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# 1.3.4 Behaviour of Springs and Materials - PowerPoint PPT Presentation

1.3.4 Behaviour of Springs and Materials. Objective. Describe how deformation is caused by a force in one direction and can be tensile or comprehensive. Deformation. Can be caused by tensile or compressive forces Tensile cause tension stretching forces Compressive cause compression

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## PowerPoint Slideshow about ' 1.3.4 Behaviour of Springs and Materials' - jaquelyn-albert

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Presentation Transcript

### Objective

Describe how deformation is caused by a force in one direction and can be tensile or comprehensive

Can be caused by tensile or compressive forces

• Tensile

• cause tension

• stretching forces

• Compressive

• cause compression

• squeezing forces

two equal and opposite tensile

forces stretching a wire

two equal and opposite compressive

forces squeezing a spring

### Objective

Describe the behaviour of springs and wires in terms of force, extension, elasticlimit, Hooke’s Law and the force constant – i.e. force per unit extension or compression

• Force (F)

• applied to a spring or wire in tension or compression

• Extension (x)

• the change in length of a material when subjected to a tension, measured in metres

• Elastic Limit

• the point at which elastic deformation becomes plastic deformation

• Elastic Deformation

• when the deforming force is removed, the object will return to it’s original shape

• eg rubber band, spring (usually)

• Plastic Deformation

• when the deforming force is removed, the object will not return to it’s original shape

• eg Plasticine, Blutack

• When tension is plotted against extension, a straight line graph denotes elastic deformation

• This is summarised by Hooke’s Law:

‘The extension of a body is proportional to the force that causes it’

or as a formula:

where F = Force

F = kx x = extension

k = force/spring constant

F

Tension /N

x

Extension /mm

• F = kx

• Expressed in newtons per metre

• How much force is required per unit of extension

• eg 5 N mm-1 means a force of 5 N causes an extension of 1 mm

• Can only be used when the material is undergoing elastic deformation

### Objective

Determine the area under a force against extension (or compression) graph to find the work done by the force

• Extension produced by tension F is x

• Work done to reach this extension is the area under the graph

work done = area of triangle

= ½Fx

### Objective

Select and use the equations for elastic potential energy, E = ½Fx and ½kx2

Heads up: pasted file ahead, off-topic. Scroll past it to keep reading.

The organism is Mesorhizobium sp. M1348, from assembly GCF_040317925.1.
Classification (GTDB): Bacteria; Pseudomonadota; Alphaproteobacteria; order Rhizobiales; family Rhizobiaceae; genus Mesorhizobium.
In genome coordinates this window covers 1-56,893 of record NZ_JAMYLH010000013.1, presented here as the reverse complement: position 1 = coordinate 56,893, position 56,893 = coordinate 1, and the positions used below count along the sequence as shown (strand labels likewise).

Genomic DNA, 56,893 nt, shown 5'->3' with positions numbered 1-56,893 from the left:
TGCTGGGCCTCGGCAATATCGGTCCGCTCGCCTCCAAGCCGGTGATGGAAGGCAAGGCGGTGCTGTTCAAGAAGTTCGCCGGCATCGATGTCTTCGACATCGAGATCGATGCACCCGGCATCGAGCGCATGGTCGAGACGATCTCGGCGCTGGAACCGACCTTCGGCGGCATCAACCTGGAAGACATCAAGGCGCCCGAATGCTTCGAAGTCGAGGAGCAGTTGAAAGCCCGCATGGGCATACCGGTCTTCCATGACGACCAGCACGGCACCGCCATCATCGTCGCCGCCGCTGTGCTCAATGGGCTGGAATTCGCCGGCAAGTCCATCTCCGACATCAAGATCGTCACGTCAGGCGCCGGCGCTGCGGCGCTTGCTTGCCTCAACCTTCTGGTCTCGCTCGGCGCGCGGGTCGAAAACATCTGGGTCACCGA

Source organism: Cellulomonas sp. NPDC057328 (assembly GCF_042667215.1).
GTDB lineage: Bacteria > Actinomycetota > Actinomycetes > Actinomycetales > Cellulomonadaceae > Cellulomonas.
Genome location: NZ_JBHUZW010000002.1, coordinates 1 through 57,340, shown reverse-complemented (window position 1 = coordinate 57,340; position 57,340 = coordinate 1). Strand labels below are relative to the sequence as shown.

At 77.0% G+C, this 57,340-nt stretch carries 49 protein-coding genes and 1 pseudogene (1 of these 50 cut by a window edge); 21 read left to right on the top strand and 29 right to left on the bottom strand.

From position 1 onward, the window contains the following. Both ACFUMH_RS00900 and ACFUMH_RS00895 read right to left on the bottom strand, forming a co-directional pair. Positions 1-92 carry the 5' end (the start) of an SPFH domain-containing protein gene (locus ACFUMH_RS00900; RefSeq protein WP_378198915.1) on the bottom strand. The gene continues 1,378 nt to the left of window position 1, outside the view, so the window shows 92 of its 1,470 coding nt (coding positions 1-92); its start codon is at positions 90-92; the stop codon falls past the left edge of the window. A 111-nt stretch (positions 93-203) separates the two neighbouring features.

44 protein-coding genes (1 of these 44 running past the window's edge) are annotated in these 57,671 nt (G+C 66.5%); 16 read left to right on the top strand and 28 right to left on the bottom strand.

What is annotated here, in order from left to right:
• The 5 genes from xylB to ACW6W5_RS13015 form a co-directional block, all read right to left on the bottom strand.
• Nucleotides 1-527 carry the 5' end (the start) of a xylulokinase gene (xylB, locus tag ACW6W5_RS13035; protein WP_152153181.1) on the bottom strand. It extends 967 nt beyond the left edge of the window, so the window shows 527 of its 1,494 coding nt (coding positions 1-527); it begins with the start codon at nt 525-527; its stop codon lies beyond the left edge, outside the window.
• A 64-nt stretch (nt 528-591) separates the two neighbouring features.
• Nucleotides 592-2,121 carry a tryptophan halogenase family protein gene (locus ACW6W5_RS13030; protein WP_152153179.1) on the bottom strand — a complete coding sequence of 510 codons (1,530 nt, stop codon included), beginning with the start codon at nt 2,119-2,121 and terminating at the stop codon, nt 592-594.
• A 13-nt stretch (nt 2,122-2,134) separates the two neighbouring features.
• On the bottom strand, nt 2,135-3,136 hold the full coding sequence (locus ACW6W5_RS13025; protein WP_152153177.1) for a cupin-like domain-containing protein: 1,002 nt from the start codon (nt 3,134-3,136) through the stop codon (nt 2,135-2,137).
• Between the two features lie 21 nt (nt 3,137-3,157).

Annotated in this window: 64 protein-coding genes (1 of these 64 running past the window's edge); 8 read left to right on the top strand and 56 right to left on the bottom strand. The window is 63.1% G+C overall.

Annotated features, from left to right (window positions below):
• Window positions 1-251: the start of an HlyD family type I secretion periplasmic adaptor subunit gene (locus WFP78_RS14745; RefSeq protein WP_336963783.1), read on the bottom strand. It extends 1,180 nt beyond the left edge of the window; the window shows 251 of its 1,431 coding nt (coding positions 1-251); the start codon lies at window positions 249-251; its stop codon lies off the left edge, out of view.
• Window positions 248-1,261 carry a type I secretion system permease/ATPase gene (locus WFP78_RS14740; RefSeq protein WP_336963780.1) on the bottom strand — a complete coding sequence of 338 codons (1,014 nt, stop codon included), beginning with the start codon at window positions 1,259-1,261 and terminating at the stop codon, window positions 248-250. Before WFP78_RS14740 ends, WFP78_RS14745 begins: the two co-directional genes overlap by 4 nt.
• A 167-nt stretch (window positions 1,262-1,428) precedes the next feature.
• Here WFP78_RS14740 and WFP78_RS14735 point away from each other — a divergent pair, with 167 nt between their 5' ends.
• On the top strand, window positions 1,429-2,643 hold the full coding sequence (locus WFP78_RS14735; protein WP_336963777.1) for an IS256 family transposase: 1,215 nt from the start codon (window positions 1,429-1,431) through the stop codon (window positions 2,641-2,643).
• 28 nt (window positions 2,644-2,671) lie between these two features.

• As work has been done to stretch the wire, the wire then stores Elastic Potential Energy

• This also applies to compression forces

• For elastic deformation, the elastic potential energy equals work done:

E = ½Fx

as F = kx then E = ½kx2

### Objective

Define and use the terms stress, strain, Young modulus and ultimate tensile strength (breaking stress)

• One way of describing the property of a material is to compare stiffness

• In order to calculate stiffness, two measurements need to be made:

• strain

• stress

• Strain is the fractional increase in the length of a material

Strain = extension (m)

original length (m)

• Stress is the load per unit cross-sectional area of the material

Stress (Nm-2) = force (N)

cross-sectional area (m2)

• To calculate stiffness, calculate the ratio of stress to strain:

Young Modulus (Nm-2) = stress

strain

or E = stress

strain

Hooke’s Law Region

Elastic limit

Limit of proportionality

stress

strain

• Stiffness tells us about the elastic behaviour of a material (Young modulus)

• Strength tells us how much stress is needed to break the material

• The amount of stress supplied at the point at which the material breaks is called the ultimate tensile stress of the material

### Objective

Describe an experiment to determine the Young modulus of a metal in the form of a wire

Young modulus practical

### Objective

Define the terms elastic deformation and plastic deformation of a material

• Elastic Deformation

• when the deforming force is removed, the object will return to it’s original shape

• eg rubber band, spring (usually)

• Plastic Deformation

• when the deforming force is removed, the object will not return to it’s original shape

• eg Plasticine, Blutack

### Objective

Describe the shapes of the stress against strain graphs for typical ductile, brittle and polymeric materials

• Will stretch beyond it’s elastic limit

• Will deform plastically

• Can be shaped by stretching, hammering, rolling and squashing

• Examples include copper, gold and pure iron

• Will not stretch beyond it’s elastic limit

• Will deform elastically

• Will shatter if you apply a large stress

• Examples include glass and cast iron

Will perform differently depending on the molecular structure and temperature

• Can stretch beyond it’s elastic limit

• Can deform plastically

• Can be shaped by stretching, hammering, rolling and squashing

• Examples include polythene

• Cannot stretch beyond it’s elastic limit

• Can deform elastically

• Can shatter if you apply a large stress

• Examples include perspex

• All materials show elastic behaviour up to the elastic limit

• Brittle materials break at the elastic limit

• Ductile materials become permanently deformed beyond the elastic limit

• Polymeric materials can show either characteristics, depending on the molecular structure and temperature

• Physics 1 – Chapter 8

• SAQ 1 to 9

• End of Chapter questions 1 to 4